On the other hand, it can also be argued that all kinds of non-essential goods came into the country, like hamburgers, fried chicken and soda water. The infrastructure remained poor. There was no fresh growth as the MNCs simply bought the Indian companies.
The technology they imported was outdated and most of the goods were so expensive that most people could not buy them. Liberalisation was trumpeted to be a good thing since politicians were using it to rake in personal wealth.
Whatever personal views one may have, it is important to know both sides of the argument. If the discussion is heading towards a particular direction, a candidate can take a totally opposite view and consequently will become the centre of the discussion.
Of course one must be able to defend one’s viewpoints and therefore the need to have read widely. In the case of liberalisation, many people will defend it, since that is the viewpoint most often published in newspapers. If a student can bring in an opposing viewpoint and mention some convincing reasons, there is no reason why he will not be selected.[You are reading about Group Discussion (GD)]
The trouble is that most students have not faced anything like the GD before. How is one to speak in a group of 15 strangers in a language we do not usually speak? One way is to read about a topic and then debate with parents, uncles or elder cousins. Tell them to ask you questions and try to trap you. The more you do this, the more clear will your own thoughts become. Of course practice in a larger group can be obtained only by joining a professional institute.
Another Way to Practice is to Tape Your Speech
Try to speak about a topic for one full minute into the tape recorder. When you listen to the tape, you will be able to spot your mistakes, the points on which you falter and the words which you cannot easily speak. You will also be able to know whether you make any sense or not. Ask your friends to listen to the tape critically. Often, people can discover their weaknesses and speech impairments by this method.
You Can Also Use Mirror Therapy
Stand before a mirror and speak extempore on any topic. Practice sounding assertive and firm. If you think your voice is soft or shrill, especially for girls, speak loudly in front of the mirror as if you are speaking to a stranger. Have a conversation with yourself.
The mirror will tell you whether you have a habit of looking away while speaking. It will tell you about your body language also. These will be invaluable insights for participating in groups. You must look at all the members when addressing them. Looking away will cause you to lose your chance and the other person will carry on without letting you complete.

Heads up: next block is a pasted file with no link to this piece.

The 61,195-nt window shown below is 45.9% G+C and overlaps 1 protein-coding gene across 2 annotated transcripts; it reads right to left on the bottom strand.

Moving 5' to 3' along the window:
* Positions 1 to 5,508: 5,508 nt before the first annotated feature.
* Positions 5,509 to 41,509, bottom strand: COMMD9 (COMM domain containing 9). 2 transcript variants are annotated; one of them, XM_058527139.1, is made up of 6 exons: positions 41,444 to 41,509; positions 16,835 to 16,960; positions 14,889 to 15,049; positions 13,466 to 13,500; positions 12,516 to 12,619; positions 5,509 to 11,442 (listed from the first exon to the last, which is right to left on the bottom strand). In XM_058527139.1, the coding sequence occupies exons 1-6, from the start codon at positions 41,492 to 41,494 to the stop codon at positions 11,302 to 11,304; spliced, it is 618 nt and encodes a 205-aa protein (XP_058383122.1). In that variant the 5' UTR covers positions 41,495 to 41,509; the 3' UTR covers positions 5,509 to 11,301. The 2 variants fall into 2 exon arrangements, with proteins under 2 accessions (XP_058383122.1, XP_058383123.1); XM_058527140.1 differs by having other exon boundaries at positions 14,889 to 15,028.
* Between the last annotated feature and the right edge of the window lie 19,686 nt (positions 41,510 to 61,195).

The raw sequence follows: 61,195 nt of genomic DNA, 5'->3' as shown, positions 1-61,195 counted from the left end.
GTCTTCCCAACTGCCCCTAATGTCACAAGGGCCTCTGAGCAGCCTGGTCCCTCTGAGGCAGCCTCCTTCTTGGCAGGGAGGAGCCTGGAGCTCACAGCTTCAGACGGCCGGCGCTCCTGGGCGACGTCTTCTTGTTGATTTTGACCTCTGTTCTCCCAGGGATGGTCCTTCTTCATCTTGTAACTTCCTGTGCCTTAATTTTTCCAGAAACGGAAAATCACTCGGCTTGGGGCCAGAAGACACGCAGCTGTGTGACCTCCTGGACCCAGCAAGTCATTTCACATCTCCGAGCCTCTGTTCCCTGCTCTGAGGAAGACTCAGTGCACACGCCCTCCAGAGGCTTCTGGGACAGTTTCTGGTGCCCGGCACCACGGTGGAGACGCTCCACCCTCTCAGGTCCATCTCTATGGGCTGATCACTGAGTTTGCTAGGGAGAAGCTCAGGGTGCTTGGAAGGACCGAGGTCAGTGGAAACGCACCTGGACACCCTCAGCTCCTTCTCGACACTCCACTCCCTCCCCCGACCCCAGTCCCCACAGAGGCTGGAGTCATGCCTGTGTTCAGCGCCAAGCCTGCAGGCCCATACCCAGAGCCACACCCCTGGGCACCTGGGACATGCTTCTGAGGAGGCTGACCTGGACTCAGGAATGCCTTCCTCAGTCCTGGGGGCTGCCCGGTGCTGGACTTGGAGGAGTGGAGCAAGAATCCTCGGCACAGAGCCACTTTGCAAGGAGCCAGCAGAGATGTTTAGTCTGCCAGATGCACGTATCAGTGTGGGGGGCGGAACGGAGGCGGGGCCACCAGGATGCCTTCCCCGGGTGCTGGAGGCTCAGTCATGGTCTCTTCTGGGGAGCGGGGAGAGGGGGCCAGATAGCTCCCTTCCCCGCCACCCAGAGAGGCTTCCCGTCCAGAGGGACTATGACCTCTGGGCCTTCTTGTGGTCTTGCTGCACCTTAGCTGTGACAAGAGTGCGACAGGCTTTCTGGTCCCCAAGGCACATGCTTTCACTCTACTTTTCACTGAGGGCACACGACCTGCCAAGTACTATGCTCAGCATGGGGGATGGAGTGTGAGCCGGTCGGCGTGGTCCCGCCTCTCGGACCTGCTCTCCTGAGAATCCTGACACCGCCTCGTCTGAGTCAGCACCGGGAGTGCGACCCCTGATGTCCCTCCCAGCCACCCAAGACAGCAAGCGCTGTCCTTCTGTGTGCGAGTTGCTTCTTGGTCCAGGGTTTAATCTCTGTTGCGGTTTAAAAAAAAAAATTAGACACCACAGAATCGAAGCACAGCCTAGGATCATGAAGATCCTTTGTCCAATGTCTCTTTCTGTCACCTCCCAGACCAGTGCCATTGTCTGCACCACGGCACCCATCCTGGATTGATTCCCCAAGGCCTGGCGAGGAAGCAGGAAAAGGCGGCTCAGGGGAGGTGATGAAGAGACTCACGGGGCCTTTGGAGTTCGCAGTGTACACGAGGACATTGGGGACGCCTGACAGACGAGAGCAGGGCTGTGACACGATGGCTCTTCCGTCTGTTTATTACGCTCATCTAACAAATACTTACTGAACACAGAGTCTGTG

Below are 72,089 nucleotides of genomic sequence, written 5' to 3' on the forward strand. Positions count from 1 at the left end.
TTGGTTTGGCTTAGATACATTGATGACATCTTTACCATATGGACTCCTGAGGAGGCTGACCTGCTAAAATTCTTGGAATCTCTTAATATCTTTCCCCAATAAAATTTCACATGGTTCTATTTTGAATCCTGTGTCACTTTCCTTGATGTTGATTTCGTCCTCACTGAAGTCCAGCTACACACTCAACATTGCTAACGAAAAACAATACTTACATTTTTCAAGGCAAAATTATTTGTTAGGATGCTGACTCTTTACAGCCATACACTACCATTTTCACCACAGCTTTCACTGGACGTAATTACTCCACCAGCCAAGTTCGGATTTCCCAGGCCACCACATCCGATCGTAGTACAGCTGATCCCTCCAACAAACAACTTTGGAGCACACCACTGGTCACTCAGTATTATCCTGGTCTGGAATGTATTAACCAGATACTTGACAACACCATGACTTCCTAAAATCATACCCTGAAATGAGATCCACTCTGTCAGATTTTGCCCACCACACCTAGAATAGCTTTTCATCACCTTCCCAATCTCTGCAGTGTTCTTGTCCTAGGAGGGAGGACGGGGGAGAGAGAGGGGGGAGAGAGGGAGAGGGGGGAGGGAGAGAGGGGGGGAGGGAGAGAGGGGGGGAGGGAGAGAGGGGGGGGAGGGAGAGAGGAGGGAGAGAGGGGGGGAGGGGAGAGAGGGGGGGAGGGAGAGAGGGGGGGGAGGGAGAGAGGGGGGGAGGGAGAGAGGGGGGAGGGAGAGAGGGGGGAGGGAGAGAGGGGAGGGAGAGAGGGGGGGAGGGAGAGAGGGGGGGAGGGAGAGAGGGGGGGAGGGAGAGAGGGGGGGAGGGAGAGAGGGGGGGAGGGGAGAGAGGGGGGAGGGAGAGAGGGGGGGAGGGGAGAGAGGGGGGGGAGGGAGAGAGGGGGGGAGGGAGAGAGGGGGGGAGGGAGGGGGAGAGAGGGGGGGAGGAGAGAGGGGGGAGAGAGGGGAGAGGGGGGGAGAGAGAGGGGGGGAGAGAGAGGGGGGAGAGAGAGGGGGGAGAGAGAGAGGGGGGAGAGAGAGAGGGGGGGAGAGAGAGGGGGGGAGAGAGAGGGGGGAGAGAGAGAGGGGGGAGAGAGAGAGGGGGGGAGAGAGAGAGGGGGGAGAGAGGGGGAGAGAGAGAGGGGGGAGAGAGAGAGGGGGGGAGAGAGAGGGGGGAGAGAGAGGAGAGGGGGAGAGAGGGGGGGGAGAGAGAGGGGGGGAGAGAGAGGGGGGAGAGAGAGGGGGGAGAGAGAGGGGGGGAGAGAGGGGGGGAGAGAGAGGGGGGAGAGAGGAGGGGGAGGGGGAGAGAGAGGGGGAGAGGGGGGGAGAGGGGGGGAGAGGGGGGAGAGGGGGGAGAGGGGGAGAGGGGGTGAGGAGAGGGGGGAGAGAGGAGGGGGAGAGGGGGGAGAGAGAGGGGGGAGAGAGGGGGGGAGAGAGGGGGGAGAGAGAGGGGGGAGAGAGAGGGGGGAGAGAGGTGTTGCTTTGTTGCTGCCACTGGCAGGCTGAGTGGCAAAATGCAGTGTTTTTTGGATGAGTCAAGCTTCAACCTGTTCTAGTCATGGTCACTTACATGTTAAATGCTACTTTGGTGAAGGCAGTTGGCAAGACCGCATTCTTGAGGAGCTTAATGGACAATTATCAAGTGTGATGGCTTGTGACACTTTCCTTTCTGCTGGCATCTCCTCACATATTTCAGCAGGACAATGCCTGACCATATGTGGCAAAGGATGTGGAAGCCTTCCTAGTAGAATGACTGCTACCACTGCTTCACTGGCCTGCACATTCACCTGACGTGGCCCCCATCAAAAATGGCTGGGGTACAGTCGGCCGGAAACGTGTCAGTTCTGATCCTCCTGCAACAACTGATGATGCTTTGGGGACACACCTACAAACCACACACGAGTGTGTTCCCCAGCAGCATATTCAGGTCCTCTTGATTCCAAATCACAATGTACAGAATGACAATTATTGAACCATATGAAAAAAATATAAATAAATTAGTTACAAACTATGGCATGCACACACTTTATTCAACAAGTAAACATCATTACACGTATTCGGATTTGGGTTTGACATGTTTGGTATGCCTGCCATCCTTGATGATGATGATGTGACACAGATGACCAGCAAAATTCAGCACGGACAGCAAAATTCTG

The mirror will also stop you from fidgeting, as many people are prone to do when they are speaking or are nervous. The therapy will be greatly enhanced if you can get your family members or friends to practice with you.
Take Care Also That You Do Not Stray From The Topic
One way to avoid this is to write it down and keep it in front of you. By periodically looking at it, you can arrange your thoughts mentally. Remember that the interjections should always be in the form of a paragraph, not a question. Do not get into cross talk with any person in the group. Do not start quarreling if someone is against your stand. Instead, address the group.
In any GD, a common situation is that everybody wants to speak all at once and some individuals will dominate on account of their loudness. After all, everybody wants to make a mark in the limited time and it is survival of the fittest. Making an interjection at this stage is rather difficult.
Start off with meta-language:
“I agree with you, but…” or “We have heard many viewpoints and I would like to say….” Do not lose your cool if nobody listens. It might pay to raise your voice for the opening sentence and then go ahead to make your point. Never criticise. If you do not agree with a particular viewpoint, start with: “You may be right, but I feel….” or even “I agree with you on certain points but there is a contrary opinion that….” Be polite but firm.
A common situation is that whatever points you have thought of have already been said by someone else. Do not become nervous should this happen. Instead, quickly assess the situation and the direction of the discussion. Take a few deep breaths and think whether anything has been missed out or whether you can turn the discussion around.
Usually, there is always some uncovered ground and a person can steer the discussion in a new direction. “We have been discussing the positive side of the matter”, you can say. But there is a more serious dimension that we have ignored….” Chances are that you will become the centre of discussion after this. Even if you have not spoken during the first half of the session, you will have turned it around to your advantage.
Assume a Leadership Role If You Do Not Have Much To Say
Give a chance to others who have not spoken. Guide the discussion by restoring order. Keep an eye on the time and after 10 minutes or so, begin summing up. This will show your leadership qualities. However, if you do not contribute in any other way, this strategy will not be sufficient to see you through.
Interjections Should Be Made Without Being Rude
Do not cut into mid-sentence. On the other hand, if someone cuts into your speech, politely ask to be heard: “I would like to complete what I was saying….” rather than rudely asking a person to shut up. Sometimes all these rules do not work, especially if the group is a rowdy one. Since it is survival of the fittest, do not be cowed down and make a bold effort to make yourself heard.